Just Announced: Philippians Sermon Series

Summary: Where is He born King of the Jews? Where was God in the slaughter of the innocents? God was in a caring Father and Mother who fled to Egypt to protect the precious life of the child. God was in this Christ reconciling the world to himself.

Celebrating Epiphany Isaiah 60__ 1 – 6

Isaiah 60: 1 – 6, Ephesians 3: 1 – 12 and Matthew 2: 1 – 12.

The Christian’s calendar is always out of sync with the secular calendar. And to further confuse Christian children in regard to holidays, the sacred holidays differ from Church to Church. The Orthodox celebrate Christmas on days different from Latin Rite churches and the Churches that came out of the Reformation.

On our Anglican calendar, today we celebrate the Epiphany – the feast of the manifestation of Christ to the Gentiles. The Eastern church, that is the Greek Orthodox, observe this day to remember the Baptism of Jesus. It was in the fourth century that the Western European, Latin Rite Church associated this day with the visit of the Magi, the wise men. So from the view point of a historian, the question, “what is the traditional day to celebrate the feast of Epiphany” would bring this answer: “It depends on whose tradition you are following.”

The elderly gentleman who taught Gospels at Cincinnati Christian University, when lecturing on the birth of Jesus attempted to use the year of Herod the Great mentioned in Scripture, the Jewish Calendar, an ancient astrologers zodiacal map or sky chart and the arrangement of the planets to determine that Jesus was actually born in 4 B.C. He didn’t argue strenuously for the “right day” to celebrate Christmas - but pointed out the heart of the argument should be that there really was a day in history when God visited His people. That God was in Christ reconciling the world to Himself is the important fact. Our Christian traditions shouldn’t lead us to quibble with our Christian brothers over a traditional date, but to joyously celebrate with them the entry of light into a dark world.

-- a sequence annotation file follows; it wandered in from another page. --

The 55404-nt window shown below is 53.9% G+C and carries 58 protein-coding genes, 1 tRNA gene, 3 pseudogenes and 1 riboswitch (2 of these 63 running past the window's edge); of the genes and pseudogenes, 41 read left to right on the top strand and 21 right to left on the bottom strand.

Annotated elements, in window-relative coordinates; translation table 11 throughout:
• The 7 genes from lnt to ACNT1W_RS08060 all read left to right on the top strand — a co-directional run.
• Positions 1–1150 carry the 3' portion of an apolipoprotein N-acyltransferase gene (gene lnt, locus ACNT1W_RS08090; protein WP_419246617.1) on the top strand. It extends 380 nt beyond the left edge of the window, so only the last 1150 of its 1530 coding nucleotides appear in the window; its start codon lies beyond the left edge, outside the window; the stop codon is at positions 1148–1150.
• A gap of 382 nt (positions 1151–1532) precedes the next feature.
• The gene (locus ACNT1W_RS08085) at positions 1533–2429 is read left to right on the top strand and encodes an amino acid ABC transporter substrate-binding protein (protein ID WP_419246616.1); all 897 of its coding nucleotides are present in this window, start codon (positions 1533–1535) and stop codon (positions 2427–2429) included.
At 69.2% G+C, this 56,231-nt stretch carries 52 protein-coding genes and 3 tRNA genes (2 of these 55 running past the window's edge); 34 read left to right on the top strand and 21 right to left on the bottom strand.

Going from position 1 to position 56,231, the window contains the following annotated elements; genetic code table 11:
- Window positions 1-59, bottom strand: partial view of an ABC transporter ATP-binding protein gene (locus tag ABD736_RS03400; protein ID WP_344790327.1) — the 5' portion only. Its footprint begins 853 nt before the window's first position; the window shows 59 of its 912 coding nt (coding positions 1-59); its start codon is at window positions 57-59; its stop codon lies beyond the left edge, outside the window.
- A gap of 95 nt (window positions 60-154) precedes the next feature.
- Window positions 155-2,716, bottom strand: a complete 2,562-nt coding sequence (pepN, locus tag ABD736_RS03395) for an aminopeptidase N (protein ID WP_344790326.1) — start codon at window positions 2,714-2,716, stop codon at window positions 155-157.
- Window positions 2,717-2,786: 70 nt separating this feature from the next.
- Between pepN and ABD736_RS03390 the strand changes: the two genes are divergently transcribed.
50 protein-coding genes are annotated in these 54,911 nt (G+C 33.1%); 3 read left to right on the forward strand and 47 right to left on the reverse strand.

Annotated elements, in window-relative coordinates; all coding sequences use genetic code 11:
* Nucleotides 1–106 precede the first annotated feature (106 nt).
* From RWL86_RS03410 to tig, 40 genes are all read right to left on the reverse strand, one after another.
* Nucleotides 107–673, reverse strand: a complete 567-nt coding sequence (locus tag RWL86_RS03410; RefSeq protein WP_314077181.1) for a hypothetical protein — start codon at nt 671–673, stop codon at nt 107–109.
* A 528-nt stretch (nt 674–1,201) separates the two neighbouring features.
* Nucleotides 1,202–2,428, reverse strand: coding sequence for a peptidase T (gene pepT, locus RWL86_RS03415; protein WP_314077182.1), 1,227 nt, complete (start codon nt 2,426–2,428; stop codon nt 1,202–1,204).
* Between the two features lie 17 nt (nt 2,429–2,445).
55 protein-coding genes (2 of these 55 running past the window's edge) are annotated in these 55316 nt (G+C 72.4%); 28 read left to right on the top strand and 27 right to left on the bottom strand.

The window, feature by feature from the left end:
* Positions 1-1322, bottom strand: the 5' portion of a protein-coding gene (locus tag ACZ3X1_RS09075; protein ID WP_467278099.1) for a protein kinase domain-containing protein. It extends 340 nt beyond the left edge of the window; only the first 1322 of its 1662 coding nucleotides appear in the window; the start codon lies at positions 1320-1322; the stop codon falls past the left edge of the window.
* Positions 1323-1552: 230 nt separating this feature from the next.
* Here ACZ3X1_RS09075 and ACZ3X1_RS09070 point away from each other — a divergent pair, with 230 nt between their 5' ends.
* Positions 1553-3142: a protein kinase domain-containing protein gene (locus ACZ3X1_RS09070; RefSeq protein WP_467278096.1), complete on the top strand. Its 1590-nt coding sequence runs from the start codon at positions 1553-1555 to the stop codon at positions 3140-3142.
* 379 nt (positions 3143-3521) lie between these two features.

My life has been blessed by association with Christians from a number of communions, all with differing traditions. Even within what we refer to as Anglicanism, there are differing traditions. When someone asks me about the right way to arrange an altar, or to count Holy days, or arrange lectionaries, I have to stop and think - does this person want a history lecture with all the possibilities, or is the question limited to a specific era, a specific denomination, a specific geography, and a local tradition? In a large modern City in culturally diverse America, the answer might depend on which block of the Metroplex the questioner is standing.

We use the term “celebrate” in the technical sense of “perform with proper rites”. The

Magi, of course, came to Israel not to initiate a new holiday but they came looking for answer. “Where is the child born king?” Now I ask you, why do we “celebrate Epiphany?

Numerically, there are not many Americans who are what used to be called, “Cradle Episcopalians.” There was a time when a person who took that tradition seriously would rail against those careless Americans who took down the decorations before 12th night, and like me would say, “Christmas just begins on December 25th, its not over yet” when he saw people disposing of Christmas trees on December 26 or January 1.

Which tradition is correct? East or West? That sort of question is unanswerable on one level, because it is a bad question. The answer is conditioned on the geography and the history of the peoples living in a specific locality. The proper question in regard to Epiphany is not the day on which we celebrate the manifestation of Christ to the Gentiles. The proper question in regard to Christmas is not whether we celebrate it in December or January, with reference to Eastern Rite or Western Rite texts and traditions; the proper question is that asked by the Magi: “Where is He who is born King of the Jews?”

The right question, is “do we come to these days looking for the King?”

The civil calendar with its holidays have traditionally, for Christians, been out of sync with the Holy Days of the Church.

There is good reason for this. The Romans, who ruled the Western world at the time of Jesus’ birth, celebrated a Holiday at the end of the year called Saturnalia. This pagan feast was not something in which a Christian could participate. The Christians began counting the year differently. You will notice, that though we Americans follow the old Roman Civil Calendar, that Christians don’t count the new year as January 1. Our year, the rhythm of our lives, begin with ADVENT. We’re a little off from the civil calendar on purpose. By the time we arrive at the civil New Year, we are already thinking not of pagan celebrations, but the wonder of God’s entry into the world. We are looking forward to the gospel light shining in a Dark place and we think of our missionary responsibility to the world around us.

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